Cashew Butter Cookies are one of the best cookies you’ll ever taste. And you don’t even need flour to make them! They are naturally gluten-free, and you can make them with or without eggs, if you need a vegan recipe.
These cookies have been a fan favorite for years! Using cashew butter as the base gives these cookies a lightly sweet and nutty flavor, without using flour or additional oil. (The cashew butter already has oil in it, so no need for extra!)
I almost always use Trader Joe’s cashew butter for this recipe, because it has a consistently runny texture and delicious flavor. You can also make your own homemade cashew butter, if you prefer.
Ingredients You’ll Need
What’s in cashew butter cookies?
- Cashew butter
- Coconut sugar
- Eggs (or flax eggs!)
- Baking soda
They’re so simple, yet so delicious. When you use flax eggs for a vegan version, they turn out a little extra gooey on the inside… which I personally love!
If you love Almond Butter Blondies or Flourless Peanut Butter Cookies, I know you’ll love these, too.
How to Make Cashew Butter Cookies
1. Mix. In a large bowl, stir together the cashew butter, coconut sugar, eggs (or flax eggs), baking soda, vanilla, and salt. The batter will look a little more wet and sticky than a traditional cookie dough.
2. Scoop. Use a tablespoon or cookie scoop to drop the dough onto a parchment lined baking sheet. You can make these with or without chocolate chips! For a cookie that looks like a classic peanut butter cookie, use a wet fork to flatten the top, into a criss-cross shape.
For a chocolate chip cookie, you can fold the chocolate chips into the batter, and then flatten the dough with wet hands to make sure the cookies will spread and bake evenly.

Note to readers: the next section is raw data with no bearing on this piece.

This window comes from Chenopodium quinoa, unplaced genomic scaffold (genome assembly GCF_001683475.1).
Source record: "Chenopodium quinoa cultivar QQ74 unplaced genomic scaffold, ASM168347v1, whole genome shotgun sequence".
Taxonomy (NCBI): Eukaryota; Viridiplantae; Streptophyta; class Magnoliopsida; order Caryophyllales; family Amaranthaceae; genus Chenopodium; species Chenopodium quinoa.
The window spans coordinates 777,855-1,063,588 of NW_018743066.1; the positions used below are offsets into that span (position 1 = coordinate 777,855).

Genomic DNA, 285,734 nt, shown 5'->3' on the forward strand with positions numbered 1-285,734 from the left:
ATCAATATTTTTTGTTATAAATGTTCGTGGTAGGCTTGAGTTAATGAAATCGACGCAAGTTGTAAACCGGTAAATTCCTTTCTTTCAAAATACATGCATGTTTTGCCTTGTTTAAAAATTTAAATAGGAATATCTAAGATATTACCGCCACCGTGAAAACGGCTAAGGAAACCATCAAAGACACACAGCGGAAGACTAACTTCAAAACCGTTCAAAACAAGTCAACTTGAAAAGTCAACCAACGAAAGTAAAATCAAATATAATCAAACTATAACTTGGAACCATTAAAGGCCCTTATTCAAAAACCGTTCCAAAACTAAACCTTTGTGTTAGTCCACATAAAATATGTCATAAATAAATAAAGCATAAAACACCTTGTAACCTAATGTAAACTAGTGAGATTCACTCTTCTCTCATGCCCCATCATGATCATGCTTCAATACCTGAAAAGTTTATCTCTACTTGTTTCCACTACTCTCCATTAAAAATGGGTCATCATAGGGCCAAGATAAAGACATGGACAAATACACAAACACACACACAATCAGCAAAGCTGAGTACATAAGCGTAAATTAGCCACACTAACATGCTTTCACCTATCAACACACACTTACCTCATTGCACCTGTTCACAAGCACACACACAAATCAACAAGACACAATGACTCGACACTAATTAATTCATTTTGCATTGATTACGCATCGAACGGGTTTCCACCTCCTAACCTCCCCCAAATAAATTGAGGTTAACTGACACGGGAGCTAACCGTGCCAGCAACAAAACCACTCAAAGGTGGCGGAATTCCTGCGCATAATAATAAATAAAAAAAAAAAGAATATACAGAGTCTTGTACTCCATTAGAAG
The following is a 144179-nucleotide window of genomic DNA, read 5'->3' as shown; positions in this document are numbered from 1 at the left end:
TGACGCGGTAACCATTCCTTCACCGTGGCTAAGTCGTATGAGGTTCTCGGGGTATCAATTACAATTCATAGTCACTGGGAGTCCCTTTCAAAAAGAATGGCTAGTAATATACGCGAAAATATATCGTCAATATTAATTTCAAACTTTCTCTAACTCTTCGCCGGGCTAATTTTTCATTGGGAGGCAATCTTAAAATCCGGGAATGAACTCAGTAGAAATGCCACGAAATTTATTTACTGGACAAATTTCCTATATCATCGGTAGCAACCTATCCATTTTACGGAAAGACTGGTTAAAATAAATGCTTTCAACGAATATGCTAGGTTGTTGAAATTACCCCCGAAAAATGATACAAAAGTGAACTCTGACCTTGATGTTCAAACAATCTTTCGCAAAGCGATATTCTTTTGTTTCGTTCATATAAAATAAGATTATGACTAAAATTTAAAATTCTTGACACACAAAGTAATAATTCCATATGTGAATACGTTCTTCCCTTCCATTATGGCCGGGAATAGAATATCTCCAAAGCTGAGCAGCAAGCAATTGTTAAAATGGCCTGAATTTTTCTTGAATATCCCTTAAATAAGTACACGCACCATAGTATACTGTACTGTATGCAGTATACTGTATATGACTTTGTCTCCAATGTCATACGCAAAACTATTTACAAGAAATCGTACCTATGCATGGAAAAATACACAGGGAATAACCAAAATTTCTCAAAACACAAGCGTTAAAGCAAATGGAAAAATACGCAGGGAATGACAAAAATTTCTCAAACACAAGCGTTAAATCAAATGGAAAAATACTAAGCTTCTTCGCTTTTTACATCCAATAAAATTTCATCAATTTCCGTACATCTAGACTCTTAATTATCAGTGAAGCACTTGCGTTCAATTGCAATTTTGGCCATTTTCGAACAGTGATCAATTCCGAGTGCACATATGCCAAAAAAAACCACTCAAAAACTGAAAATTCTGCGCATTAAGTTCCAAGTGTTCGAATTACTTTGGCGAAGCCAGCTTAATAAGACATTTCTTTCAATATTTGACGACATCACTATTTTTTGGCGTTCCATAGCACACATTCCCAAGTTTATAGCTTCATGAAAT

I like to add a few extra chocolate chips on top, to make sure they look nicely studded.
3. Bake. The cookies need to bake for 10 to 12 minutes at 350ºF, or until they are lightly golden around the edges.
If you prefer under-baked cookies (which I sometimes do) you can experiment with pulling these out of the oven at the 8-minute mark. Be sure to let them cool completely on the pan, as they are very fragile when they are warm.
Cashew butter cookies can be stored at room temperature for up to 3 days, but I don’t recommend storing them in an airtight container in that case, because they tend to soften when sealed at room temperature.
They remain sturdier when you leave them out on the counter, but they will start to dry out over time.
For the best shelf life, I recommend storing these in an airtight container in the freezer. We actually prefer eating these straight from frozen! They become quite crunchy that way. You can also store these in an airtight container in the fridge for up to 1 week.
Expert Tips & Common Questions
Can I use another nut butter? Of course! You can use almond butter or peanut butter for this recipe, or try sunflower seed butter for a nut-free option.
Will honey work? I’ve tested this recipe with honey, and the cookies do hold together if you use a 1/2 cup of honey instead of the coconut sugar. However, my taste testers didn’t prefer the honey version, so make the substitution at your own risk!